Just last week, scientists revealed the existence of a new species and genus of mosasaur, a lineage of marine reptile predators dating back nearly 100 million years. The discovery was revealed last week for the first time in the Bulletin of the American Museum of Natural History.

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This prehistoric behemoth, named "Jormungandr Walhallaensis", lived approximately 80 million years ago, during a time when Earth's oceans teemed with creatures both familiar and unknown. The announcement has sent ripples through the scientific community, for this new species stands as a testament to the remarkable diversity of life that once inhabited our planet.

The second part of it's name comes from the small North Dakota town of Walhalla, which also echoes Scandinavian heritage in reference to the Norse afterlife Valhalla.

The revelation stems from the unearthing of a fossilized skull and jaw in North Dakota in 2015, bearing distinct and puzzling features that confounded researchers. These unexpected findings led the scientists to deduce that they had stumbled upon a creature previously unknown to science, a mysterious denizen of ancient seas.

Mosasaurs, these colossal marine reptiles, resemble giant lizards with flipper-like limbs, a testament to their remarkable adaptation to a life in the ocean. Some species of mosasaurs grew to awe-inspiring lengths, reaching up to 60 feet in size, making them formidable apex predators of their time.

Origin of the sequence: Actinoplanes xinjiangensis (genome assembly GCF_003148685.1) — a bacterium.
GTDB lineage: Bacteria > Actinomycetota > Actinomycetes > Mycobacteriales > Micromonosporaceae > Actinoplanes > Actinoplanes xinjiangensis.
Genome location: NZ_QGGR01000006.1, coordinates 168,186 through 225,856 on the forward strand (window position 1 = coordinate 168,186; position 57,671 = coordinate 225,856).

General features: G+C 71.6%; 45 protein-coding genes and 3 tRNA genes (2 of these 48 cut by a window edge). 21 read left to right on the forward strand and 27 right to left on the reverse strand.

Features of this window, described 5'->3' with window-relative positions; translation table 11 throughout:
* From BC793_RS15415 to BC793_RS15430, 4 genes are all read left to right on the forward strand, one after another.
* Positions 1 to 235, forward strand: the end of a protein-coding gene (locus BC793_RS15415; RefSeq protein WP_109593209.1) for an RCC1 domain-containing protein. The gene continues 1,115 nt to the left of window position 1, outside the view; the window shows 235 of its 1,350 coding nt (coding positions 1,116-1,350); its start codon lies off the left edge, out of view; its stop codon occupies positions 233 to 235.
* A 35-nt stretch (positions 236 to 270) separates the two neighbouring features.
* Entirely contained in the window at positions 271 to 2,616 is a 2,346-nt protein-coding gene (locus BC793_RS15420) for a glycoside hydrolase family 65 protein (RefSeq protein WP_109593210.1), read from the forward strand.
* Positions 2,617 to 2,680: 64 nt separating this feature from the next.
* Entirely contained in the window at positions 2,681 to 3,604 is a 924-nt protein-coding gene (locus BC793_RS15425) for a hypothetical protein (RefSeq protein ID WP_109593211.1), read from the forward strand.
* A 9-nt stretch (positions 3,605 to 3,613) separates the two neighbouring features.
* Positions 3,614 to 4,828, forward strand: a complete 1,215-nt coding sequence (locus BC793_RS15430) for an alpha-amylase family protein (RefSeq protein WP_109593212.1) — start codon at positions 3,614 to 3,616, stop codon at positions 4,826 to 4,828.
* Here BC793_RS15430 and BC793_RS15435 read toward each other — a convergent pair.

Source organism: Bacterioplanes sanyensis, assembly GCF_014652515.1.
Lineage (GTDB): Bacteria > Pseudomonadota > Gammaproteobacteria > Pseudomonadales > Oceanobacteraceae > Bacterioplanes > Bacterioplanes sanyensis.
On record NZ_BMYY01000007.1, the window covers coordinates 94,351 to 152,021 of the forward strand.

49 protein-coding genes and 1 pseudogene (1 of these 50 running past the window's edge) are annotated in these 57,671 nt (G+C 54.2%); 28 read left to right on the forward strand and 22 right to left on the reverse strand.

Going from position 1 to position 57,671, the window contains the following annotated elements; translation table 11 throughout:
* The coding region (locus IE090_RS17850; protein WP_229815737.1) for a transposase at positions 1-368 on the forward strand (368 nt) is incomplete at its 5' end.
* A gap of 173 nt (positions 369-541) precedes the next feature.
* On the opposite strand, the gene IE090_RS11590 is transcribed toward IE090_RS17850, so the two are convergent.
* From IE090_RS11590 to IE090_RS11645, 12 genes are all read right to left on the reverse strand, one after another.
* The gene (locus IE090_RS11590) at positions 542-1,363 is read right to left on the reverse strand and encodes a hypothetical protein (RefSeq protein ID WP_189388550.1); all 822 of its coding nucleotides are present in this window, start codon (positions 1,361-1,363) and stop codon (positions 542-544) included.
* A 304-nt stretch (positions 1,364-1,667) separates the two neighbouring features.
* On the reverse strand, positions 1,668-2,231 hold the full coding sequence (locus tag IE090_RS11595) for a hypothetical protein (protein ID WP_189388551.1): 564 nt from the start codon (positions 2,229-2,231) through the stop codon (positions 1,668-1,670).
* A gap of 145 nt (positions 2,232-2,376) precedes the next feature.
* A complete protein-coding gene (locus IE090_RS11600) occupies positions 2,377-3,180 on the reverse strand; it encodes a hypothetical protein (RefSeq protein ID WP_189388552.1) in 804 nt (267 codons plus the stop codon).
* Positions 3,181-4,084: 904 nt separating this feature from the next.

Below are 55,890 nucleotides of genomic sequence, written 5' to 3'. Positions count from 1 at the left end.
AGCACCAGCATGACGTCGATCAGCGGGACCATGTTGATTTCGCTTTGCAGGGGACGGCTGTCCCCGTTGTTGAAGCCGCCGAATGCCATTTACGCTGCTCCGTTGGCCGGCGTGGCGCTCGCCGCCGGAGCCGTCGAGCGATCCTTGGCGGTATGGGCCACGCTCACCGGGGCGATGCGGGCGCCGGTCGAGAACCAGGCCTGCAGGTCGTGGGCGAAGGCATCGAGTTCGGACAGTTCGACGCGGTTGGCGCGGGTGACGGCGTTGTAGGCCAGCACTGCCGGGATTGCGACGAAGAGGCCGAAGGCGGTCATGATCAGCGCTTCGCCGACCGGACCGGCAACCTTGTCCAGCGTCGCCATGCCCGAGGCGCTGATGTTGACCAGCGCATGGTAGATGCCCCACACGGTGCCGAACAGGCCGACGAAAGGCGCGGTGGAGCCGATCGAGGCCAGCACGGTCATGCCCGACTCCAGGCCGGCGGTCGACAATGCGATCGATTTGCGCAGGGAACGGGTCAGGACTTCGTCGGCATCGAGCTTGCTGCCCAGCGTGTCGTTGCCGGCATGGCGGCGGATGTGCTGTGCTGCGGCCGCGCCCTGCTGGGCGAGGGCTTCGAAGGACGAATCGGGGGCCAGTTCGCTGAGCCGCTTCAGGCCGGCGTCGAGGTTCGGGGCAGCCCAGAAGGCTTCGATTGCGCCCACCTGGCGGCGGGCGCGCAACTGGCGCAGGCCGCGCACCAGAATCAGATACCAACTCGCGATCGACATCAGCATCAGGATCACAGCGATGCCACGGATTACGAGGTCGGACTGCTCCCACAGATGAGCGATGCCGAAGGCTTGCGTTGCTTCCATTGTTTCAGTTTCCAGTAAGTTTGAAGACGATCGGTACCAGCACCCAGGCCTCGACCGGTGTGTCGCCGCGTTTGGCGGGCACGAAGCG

In contrast, Jormungandr Walhallaensis likely measured a comparatively modest 18 to 24 feet. Its teeth offer tantalizing clues about its diet and lifestyle, suggesting that it hunted fish and smaller marine creatures as it prowled the waters of the Western Interior Seaway. This vast body of water split North America in half during the late Cretaceous Period, offering an expansive realm for this ancient predator to explore.

The mysteries surrounding Jormungandr Walhallaensis deepen with evidence of teeth marks on some of its vertebrae, marks that appear unhealed. This observation raises intriguing questions about the creature's life and encounters in the prehistoric ocean. It is possible that this mosasaur had been attacked by another animal, perhaps even a fellow mosasaur, shortly before meeting its end.

The enigma deepens further when considering the absence of the rest of the creature's skeleton when it was discovered. The conspicuously missing remains suggest a grim possibility—Jormungandr Walhallaensis may have become the prey of an even larger, more voracious sea monster.

As we continue to unearth these buried treasures, the mysteries of our planet's history only deepen, reminding us that the past holds secrets waiting to be unveiled.

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